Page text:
Come January, Alameda County will have a new superintendent of schools: Alysse Castro.
With more than three-quarters of the votes counted, Castro held a nearly 7% lead over incumbent L.K. Monroe, or about 15,000 votes. Castro trailed in the race early on, but carved out a lead last Friday that has only grown since then, leading her to declare victory on Wednesday. Since Castro received more than 50% of the vote, there won’t be a runoff and Castro will take office in January.
Currently the executive director of county schools for San Francisco Unified, Castro was heavily supported by educators and school staff and gained endorsements from local and statewide teachers unions. One of her campaign priorities is using the Alameda County Office of Education to provide more mental health and counseling support to teachers and schools, especially as students are recovering from the pandemic.
“Educators are really on the front lines of seeing how much need there is,” Castro told The Oaklandside on Wednesday. “It’s just one more challenge in the learning environment and they see what a difference it makes to have those kinds of supports or not have them.”
In her current position with SFUSD, Castro oversees the alternative schools that serve expelled students, students in juvenile detention, and other students with high needs. As Alameda County Superintendent, Castro wants to strengthen the county’s alternative schools so that fewer students get caught in the school-to-prison pipeline, which describes disciplinary policies that push students out of schools and into the criminal justice system, and disproportionately harm Black boys.
Many school districts are struggling to hire qualified teachers and staff, so another focus of Castro’s will be to bolster the educator pipeline and professional development opportunities. The Oakland Education Association teachers’ union also supported Castro’s campaign.
“When you listen to Alysse Castro talk, she talked about investing in community schools, ensuring that our students have mental health services and other social services they need,” said Ismael Armendariz, the first vice president of OEA. “We believe that Superintendent Alysse Castro will align with our vision for full-scale community schools in Oakland.”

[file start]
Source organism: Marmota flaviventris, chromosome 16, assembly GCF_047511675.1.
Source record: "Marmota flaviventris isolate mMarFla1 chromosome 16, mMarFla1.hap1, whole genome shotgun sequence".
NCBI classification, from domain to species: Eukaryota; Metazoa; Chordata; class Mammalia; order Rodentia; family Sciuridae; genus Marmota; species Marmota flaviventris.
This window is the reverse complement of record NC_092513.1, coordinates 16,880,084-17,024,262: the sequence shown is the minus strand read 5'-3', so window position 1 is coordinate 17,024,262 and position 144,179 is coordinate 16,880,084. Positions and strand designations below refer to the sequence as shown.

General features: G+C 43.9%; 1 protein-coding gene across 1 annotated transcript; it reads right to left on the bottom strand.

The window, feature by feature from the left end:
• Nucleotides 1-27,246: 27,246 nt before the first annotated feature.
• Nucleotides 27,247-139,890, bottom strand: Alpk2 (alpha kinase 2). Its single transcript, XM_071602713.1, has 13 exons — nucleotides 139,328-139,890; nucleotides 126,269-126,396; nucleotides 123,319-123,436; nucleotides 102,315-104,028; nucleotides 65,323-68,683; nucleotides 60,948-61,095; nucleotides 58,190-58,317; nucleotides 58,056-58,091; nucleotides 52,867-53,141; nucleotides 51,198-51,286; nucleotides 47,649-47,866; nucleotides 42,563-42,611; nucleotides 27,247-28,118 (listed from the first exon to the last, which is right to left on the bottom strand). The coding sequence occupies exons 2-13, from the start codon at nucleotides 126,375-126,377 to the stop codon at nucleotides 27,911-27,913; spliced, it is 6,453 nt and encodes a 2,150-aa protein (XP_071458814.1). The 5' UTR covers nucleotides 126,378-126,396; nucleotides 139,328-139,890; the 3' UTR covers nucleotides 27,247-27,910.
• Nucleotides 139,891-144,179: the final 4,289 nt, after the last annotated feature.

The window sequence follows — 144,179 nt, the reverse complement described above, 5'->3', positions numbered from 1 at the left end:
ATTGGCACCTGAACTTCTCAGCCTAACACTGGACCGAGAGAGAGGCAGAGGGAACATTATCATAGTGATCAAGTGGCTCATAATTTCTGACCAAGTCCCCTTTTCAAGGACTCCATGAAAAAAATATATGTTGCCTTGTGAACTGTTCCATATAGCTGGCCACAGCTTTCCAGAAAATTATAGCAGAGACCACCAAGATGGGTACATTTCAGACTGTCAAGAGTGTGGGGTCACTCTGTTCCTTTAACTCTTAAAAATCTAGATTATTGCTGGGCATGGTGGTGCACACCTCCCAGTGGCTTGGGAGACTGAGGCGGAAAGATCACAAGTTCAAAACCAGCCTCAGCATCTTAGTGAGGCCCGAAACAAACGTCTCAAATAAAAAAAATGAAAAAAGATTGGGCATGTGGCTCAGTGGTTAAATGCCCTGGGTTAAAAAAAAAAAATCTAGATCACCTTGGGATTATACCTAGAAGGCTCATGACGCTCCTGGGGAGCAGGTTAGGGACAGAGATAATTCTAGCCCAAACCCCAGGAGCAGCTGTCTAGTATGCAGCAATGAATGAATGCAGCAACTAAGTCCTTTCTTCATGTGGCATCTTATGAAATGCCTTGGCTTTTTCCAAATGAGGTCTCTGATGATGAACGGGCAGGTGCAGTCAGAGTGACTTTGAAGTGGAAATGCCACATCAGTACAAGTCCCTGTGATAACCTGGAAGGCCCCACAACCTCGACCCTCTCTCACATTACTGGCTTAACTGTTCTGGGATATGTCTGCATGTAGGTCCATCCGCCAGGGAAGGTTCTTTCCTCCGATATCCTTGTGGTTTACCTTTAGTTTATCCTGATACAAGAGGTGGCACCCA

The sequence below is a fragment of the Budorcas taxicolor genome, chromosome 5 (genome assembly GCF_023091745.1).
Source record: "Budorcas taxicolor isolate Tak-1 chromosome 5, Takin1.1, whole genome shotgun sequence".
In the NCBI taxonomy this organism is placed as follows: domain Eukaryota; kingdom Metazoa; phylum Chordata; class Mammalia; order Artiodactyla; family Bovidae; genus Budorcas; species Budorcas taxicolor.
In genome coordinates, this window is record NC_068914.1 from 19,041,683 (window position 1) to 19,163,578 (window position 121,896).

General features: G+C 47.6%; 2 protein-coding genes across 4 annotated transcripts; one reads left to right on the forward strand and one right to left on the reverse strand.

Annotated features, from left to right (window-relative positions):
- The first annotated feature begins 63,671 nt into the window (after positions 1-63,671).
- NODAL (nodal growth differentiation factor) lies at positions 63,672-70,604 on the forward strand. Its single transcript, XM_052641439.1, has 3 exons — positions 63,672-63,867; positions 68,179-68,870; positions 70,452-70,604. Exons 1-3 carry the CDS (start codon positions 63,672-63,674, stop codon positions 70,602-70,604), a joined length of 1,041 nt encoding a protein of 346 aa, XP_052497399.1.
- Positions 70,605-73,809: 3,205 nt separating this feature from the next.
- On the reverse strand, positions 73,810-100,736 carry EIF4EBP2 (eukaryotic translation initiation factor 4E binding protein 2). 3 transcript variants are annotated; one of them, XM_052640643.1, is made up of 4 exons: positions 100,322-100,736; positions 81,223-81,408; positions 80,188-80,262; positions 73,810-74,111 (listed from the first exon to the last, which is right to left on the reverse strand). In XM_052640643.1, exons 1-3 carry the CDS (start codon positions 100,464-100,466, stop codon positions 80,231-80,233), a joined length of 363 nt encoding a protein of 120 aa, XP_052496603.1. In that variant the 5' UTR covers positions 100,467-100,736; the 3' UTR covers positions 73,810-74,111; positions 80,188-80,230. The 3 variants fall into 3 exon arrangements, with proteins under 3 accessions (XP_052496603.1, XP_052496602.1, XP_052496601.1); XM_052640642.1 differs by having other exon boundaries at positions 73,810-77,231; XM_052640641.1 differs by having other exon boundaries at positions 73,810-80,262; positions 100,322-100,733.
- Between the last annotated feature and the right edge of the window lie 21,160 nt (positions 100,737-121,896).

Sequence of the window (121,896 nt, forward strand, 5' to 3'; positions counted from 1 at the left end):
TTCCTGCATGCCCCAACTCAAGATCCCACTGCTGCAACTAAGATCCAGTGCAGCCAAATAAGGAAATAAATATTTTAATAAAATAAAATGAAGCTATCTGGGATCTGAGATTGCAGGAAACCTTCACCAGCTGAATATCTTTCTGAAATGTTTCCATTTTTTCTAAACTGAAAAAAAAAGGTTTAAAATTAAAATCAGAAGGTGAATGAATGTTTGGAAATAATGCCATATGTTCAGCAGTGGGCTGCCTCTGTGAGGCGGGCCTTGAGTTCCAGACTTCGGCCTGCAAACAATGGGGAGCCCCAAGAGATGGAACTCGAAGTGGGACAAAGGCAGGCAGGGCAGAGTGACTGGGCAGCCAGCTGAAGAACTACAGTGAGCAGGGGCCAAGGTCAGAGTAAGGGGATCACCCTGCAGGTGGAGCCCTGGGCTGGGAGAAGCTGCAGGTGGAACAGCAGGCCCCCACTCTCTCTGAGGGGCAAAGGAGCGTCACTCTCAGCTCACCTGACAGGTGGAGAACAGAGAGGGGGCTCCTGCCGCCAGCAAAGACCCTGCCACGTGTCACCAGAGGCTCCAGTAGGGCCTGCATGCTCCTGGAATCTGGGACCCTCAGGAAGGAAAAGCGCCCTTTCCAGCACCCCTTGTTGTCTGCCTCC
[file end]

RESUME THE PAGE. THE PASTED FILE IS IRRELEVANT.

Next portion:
The county superintendent also has a fiscal oversight role for local school districts, and in Oakland, Castro said her goal is to work with OUSD leaders to get the district out of debt as soon as possible. OUSD is still paying off the remains of a $100 million loan it received after being taken over by the state in 2003. As long as the debt is outstanding, the county office of education will have an enhanced oversight role of OUSD, and can veto any budget decisions that district leaders make.
“The most important thing for me is predictability and transparency,” said OUSD Board President Gary Yee about the county superintendent’s role with the district. “I look forward to meeting with [Castro] and finding out more about how she sees her role in Oakland.”
Budget mismanagement and reduced state funding due to declining enrollment has led the district to permanently close schools as a cost-saving measure several times in the past few decades. This year, OUSD closed two schools, Community Day and Parker K-8, and plans to close five more next year.
“Ultimately, I want to be in partnership with the elected school boards to help them accomplish the vision they were elected to bring to their districts,” Castro said. “In Oakland specifically, we have 20 years of testing this strategy of closing schools to save money, and it has consistently not gotten the results that folks are looking for.”
Castro’s win wasn’t the only upset in the June primaries. Yesenia Sanchez, a sheriff’s commander at Santa Rita Jail, ousted her boss Sheriff Gregory Ahern and received 52% of the vote, eliminating the need for a runoff in November for that race.
Outgoing Superintendent Monroe released a statement to The Oaklandside on Tuesday evening conceding the race and expressing her disappointment at the result. Her focus for her remaining six months in office will be on the students of Alameda County, Monroe said. She has been in office since 2015.
“We must continue to do all that we can as communities to support our children and our schools,” Monroe said. “While my tenure as Superintendent of Schools in Alameda County will be coming to a close, I remain as committed as ever to being a source of service and support. I wish my successor the best.”